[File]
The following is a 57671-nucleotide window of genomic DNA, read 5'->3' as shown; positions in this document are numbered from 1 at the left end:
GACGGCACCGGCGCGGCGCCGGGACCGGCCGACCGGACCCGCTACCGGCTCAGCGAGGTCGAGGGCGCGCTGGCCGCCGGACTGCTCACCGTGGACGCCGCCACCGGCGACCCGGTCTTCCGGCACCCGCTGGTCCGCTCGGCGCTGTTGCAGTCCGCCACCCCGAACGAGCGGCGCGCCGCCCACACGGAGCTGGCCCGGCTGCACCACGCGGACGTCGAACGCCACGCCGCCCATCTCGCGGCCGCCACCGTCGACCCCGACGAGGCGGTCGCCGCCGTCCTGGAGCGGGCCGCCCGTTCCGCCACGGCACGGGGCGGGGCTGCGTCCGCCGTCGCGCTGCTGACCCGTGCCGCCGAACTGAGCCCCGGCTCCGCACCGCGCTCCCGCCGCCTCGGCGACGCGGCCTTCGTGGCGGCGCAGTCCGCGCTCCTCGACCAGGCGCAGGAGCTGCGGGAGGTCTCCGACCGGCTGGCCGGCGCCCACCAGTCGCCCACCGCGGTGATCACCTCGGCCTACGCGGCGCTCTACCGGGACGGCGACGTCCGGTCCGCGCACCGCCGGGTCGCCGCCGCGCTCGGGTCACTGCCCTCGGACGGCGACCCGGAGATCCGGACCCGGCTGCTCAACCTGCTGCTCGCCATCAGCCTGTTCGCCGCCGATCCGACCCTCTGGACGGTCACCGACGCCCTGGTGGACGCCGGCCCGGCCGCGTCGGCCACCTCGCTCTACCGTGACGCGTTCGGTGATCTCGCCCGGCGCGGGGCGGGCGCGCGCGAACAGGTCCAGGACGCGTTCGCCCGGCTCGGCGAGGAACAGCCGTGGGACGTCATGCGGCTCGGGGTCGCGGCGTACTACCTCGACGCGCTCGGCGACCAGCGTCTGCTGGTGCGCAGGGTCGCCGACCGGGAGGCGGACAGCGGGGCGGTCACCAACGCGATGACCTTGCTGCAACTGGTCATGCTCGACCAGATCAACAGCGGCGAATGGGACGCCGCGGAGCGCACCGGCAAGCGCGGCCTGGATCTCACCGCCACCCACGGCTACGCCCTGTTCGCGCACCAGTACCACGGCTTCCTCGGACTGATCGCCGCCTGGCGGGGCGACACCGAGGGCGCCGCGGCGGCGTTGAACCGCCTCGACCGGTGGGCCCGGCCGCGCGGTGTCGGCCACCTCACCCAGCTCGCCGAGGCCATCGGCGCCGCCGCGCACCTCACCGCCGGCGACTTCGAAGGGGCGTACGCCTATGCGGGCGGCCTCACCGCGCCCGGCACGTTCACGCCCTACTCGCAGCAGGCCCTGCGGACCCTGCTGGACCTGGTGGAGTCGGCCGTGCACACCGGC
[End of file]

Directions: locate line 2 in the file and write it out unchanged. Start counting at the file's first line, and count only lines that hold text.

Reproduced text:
GACGGCACCGGCGCGGCGCCGGGACCGGCCGACCGGACCCGCTACCGGCTCAGCGAGGTCGAGGGCGCGCTGGCCGCCGGACTGCTCACCGTGGACGCCGCCACCGGCGACCCGGTCTTCCGGCACCCGCTGGTCCGCTCGGCGCTGTTGCAGTCCGCCACCCCGAACGAGCGGCGCGCCGCCCACACGGAGCTGGCCCGGCTGCACCACGCGGACGTCGAACGCCACGCCGCCCATCTCGCGGCCGCCACCGTCGACCCCGACGAGGCGGTCGCCGCCGTCCTGGAGCGGGCCGCCCGTTCCGCCACGGCACGGGGCGGGGCTGCGTCCGCCGTCGCGCTGCTGACCCGTGCCGCCGAACTGAGCCCCGGCTCCGCACCGCGCTCCCGCCGCCTCGGCGACGCGGCCTTCGTGGCGGCGCAGTCCGCGCTCCTCGACCAGGCGCAGGAGCTGCGGGAGGTCTCCGACCGGCTGGCCGGCGCCCACCAGTCGCCCACCGCGGTGATCACCTCGGCCTACGCGGCGCTCTACCGGGACGGCGACGTCCGGTCCGCGCACCGCCGGGTCGCCGCCGCGCTCGGGTCACTGCCCTCGGACGGCGACCCGGAGATCCGGACCCGGCTGCTCAACCTGCTGCTCGCCATCAGCCTGTTCGCCGCCGATCCGACCCTCTGGACGGTCACCGACGCCCTGGTGGACGCCGGCCCGGCCGCGTCGGCCACCTCGCTCTACCGTGACGCGTTCGGTGATCTCGCCCGGCGCGGGGCGGGCGCGCGCGAACAGGTCCAGGACGCGTTCGCCCGGCTCGGCGAGGAACAGCCGTGGGACGTCATGCGGCTCGGGGTCGCGGCGTACTACCTCGACGCGCTCGGCGACCAGCGTCTGCTGGTGCGCAGGGTCGCCGACCGGGAGGCGGACAGCGGGGCGGTCACCAACGCGATGACCTTGCTGCAACTGGTCATGCTCGACCAGATCAACAGCGGCGAATGGGACGCCGCGGAGCGCACCGGCAAGCGCGGCCTGGATCTCACCGCCACCCACGGCTACGCCCTGTTCGCGCACCAGTACCACGGCTTCCTCGGACTGATCGCCGCCTGGCGGGGCGACACCGAGGGCGCCGCGGCGGCGTTGAACCGCCTCGACCGGTGGGCCCGGCCGCGCGGTGTCGGCCACCTCACCCAGCTCGCCGAGGCCATCGGCGCCGCCGCGCACCTCACCGCCGGCGACTTCGAAGGGGCGTACGCCTATGCGGGCGGCCTCACCGCGCCCGGCACGTTCACGCCCTACTCGCAGCAGGCCCTGCGGACCCTGCTGGACCTGGTGGAGTCGGCCGTGCACACCGGC